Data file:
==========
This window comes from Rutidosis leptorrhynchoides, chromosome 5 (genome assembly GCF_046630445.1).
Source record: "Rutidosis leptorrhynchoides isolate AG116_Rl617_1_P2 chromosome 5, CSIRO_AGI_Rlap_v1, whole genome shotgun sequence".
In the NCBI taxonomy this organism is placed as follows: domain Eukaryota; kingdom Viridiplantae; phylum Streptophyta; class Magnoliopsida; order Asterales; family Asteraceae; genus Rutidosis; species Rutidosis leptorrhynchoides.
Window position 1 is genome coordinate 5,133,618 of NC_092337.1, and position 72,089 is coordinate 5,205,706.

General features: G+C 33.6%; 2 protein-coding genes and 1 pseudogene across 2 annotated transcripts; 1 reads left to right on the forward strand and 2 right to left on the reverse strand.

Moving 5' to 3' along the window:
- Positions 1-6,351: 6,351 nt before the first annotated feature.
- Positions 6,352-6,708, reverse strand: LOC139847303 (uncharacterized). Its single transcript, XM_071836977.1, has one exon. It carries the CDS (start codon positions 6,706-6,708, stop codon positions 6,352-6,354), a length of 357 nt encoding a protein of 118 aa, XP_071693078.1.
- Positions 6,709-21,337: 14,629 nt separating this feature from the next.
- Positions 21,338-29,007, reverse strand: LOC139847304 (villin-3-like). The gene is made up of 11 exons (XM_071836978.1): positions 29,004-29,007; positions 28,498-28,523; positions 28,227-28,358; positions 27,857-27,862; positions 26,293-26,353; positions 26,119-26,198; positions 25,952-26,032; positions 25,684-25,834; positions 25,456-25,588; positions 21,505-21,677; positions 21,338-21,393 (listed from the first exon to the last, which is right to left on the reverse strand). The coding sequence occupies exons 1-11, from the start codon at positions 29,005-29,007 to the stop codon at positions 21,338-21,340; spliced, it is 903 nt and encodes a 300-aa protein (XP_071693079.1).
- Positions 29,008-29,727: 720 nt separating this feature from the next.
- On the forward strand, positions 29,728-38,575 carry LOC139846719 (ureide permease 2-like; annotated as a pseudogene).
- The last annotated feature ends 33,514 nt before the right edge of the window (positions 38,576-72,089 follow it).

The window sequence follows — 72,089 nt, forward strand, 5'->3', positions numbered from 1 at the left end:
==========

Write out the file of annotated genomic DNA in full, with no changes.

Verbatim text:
This window comes from Rutidosis leptorrhynchoides, chromosome 5 (genome assembly GCF_046630445.1).
Source record: "Rutidosis leptorrhynchoides isolate AG116_Rl617_1_P2 chromosome 5, CSIRO_AGI_Rlap_v1, whole genome shotgun sequence".
In the NCBI taxonomy this organism is placed as follows: domain Eukaryota; kingdom Viridiplantae; phylum Streptophyta; class Magnoliopsida; order Asterales; family Asteraceae; genus Rutidosis; species Rutidosis leptorrhynchoides.
Window position 1 is genome coordinate 5,133,618 of NC_092337.1, and position 72,089 is coordinate 5,205,706.

General features: G+C 33.6%; 2 protein-coding genes and 1 pseudogene across 2 annotated transcripts; 1 reads left to right on the forward strand and 2 right to left on the reverse strand.

Moving 5' to 3' along the window:
- Positions 1-6,351: 6,351 nt before the first annotated feature.
- Positions 6,352-6,708, reverse strand: LOC139847303 (uncharacterized). Its single transcript, XM_071836977.1, has one exon. It carries the CDS (start codon positions 6,706-6,708, stop codon positions 6,352-6,354), a length of 357 nt encoding a protein of 118 aa, XP_071693078.1.
- Positions 6,709-21,337: 14,629 nt separating this feature from the next.
- Positions 21,338-29,007, reverse strand: LOC139847304 (villin-3-like). The gene is made up of 11 exons (XM_071836978.1): positions 29,004-29,007; positions 28,498-28,523; positions 28,227-28,358; positions 27,857-27,862; positions 26,293-26,353; positions 26,119-26,198; positions 25,952-26,032; positions 25,684-25,834; positions 25,456-25,588; positions 21,505-21,677; positions 21,338-21,393 (listed from the first exon to the last, which is right to left on the reverse strand). The coding sequence occupies exons 1-11, from the start codon at positions 29,005-29,007 to the stop codon at positions 21,338-21,340; spliced, it is 903 nt and encodes a 300-aa protein (XP_071693079.1).
- Positions 29,008-29,727: 720 nt separating this feature from the next.
- On the forward strand, positions 29,728-38,575 carry LOC139846719 (ureide permease 2-like; annotated as a pseudogene).
- The last annotated feature ends 33,514 nt before the right edge of the window (positions 38,576-72,089 follow it).

The window sequence follows — 72,089 nt, forward strand, 5'->3', positions numbered from 1 at the left end: